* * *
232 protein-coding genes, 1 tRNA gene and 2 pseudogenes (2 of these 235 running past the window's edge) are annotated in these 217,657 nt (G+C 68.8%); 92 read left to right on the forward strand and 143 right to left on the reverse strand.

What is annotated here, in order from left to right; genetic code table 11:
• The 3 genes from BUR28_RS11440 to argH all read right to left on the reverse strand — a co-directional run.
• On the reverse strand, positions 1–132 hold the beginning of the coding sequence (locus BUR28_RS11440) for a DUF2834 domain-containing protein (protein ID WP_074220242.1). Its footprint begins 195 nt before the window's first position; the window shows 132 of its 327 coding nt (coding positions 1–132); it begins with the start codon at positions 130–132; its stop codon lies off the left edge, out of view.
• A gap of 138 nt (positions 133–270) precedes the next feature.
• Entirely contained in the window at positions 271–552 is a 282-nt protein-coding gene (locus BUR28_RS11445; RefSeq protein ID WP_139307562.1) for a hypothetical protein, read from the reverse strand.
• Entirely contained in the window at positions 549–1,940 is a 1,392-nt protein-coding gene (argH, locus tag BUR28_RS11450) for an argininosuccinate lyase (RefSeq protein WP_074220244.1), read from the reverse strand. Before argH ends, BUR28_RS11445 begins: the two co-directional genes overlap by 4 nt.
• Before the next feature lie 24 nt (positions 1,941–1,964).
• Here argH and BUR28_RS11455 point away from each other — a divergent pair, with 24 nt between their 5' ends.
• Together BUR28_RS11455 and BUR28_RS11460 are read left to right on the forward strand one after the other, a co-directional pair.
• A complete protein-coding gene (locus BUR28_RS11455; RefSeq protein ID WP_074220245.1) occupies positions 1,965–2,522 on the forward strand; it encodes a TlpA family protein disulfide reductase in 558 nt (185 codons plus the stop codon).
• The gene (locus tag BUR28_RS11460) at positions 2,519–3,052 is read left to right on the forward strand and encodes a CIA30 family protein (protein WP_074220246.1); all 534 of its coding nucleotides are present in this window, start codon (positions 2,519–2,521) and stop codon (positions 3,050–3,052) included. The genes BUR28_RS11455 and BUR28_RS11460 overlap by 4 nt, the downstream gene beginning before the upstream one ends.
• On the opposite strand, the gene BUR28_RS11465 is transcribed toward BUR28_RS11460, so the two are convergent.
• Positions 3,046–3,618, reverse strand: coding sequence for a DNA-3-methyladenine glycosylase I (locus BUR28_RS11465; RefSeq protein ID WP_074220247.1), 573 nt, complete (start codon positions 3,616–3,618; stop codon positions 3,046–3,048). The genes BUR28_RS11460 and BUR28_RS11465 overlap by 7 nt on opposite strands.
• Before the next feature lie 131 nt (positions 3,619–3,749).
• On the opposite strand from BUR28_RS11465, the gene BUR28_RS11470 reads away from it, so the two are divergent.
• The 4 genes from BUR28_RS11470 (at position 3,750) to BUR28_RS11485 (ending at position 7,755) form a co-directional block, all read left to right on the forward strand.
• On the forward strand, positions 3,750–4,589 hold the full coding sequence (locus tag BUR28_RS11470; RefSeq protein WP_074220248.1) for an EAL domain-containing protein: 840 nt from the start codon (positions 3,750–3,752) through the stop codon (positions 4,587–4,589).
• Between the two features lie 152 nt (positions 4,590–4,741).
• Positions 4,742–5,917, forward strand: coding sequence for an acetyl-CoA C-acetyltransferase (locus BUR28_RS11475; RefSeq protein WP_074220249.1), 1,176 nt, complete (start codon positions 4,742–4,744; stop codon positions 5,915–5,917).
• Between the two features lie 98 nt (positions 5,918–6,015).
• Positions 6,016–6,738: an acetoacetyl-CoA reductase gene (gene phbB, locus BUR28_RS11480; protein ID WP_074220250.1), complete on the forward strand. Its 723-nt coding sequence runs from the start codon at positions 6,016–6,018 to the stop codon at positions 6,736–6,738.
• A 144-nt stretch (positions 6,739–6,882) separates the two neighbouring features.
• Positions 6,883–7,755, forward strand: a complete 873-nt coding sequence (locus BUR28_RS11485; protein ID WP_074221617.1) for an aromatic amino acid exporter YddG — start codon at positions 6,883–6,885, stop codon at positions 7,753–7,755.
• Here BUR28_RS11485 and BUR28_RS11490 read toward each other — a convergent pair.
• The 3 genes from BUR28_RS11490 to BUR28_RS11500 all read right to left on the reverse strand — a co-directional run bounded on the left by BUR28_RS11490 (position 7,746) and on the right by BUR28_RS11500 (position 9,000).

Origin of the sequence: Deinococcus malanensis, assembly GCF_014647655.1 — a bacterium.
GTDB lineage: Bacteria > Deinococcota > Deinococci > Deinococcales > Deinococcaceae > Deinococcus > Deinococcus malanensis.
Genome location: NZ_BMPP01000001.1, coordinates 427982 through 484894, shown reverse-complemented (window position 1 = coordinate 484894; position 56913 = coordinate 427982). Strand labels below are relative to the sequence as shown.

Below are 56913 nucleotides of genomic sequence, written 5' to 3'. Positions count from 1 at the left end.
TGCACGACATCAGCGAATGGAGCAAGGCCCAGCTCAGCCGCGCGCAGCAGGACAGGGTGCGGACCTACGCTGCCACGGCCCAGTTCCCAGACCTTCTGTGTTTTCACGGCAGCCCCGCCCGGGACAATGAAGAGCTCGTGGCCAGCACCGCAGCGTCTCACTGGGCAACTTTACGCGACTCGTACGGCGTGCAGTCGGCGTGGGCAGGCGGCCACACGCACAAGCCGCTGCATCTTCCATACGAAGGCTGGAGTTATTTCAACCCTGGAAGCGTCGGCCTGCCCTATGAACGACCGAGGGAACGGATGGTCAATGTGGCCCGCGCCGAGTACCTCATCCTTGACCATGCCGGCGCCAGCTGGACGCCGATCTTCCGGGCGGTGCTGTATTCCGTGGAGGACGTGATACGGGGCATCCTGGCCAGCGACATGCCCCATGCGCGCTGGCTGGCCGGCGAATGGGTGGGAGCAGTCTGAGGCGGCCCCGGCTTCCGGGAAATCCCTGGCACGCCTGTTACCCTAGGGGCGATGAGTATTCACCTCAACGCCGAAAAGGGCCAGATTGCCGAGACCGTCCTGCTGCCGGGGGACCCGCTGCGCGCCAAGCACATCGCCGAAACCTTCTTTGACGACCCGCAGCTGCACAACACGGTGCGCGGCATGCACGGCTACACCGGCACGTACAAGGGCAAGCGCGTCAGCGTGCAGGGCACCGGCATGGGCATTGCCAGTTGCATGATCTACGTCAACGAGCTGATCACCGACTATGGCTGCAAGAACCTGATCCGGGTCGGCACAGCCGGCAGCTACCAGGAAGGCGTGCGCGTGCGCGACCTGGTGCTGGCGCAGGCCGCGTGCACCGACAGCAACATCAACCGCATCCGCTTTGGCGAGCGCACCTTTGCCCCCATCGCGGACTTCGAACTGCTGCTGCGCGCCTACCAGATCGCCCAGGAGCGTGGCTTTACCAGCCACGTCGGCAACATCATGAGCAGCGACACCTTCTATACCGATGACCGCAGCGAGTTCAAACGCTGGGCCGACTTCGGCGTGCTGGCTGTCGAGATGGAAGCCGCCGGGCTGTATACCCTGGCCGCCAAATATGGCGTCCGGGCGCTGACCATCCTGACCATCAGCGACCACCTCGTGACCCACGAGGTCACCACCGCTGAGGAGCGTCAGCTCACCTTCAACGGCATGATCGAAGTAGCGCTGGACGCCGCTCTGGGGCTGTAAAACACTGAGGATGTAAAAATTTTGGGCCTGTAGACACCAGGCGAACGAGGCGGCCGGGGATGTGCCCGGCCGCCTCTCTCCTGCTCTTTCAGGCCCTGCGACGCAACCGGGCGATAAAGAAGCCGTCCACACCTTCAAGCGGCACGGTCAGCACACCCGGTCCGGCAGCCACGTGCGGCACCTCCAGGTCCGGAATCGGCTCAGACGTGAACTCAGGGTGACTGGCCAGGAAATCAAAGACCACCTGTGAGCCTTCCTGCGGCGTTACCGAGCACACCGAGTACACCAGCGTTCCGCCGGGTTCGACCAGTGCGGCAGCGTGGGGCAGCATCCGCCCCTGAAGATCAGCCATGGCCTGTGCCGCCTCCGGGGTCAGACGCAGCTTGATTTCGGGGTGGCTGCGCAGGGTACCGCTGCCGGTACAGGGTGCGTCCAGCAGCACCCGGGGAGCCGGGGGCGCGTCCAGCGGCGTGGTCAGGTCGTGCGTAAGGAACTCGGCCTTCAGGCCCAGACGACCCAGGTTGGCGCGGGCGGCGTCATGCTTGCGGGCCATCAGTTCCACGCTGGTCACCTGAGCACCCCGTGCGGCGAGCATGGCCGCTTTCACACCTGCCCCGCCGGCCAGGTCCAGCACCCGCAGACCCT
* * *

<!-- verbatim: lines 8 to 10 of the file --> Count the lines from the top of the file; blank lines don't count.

• Before the next feature lie 24 nt (positions 1,941–1,964).
• Here argH and BUR28_RS11455 point away from each other — a divergent pair, with 24 nt between their 5' ends.
• Together BUR28_RS11455 and BUR28_RS11460 are read left to right on the forward strand one after the other, a co-directional pair.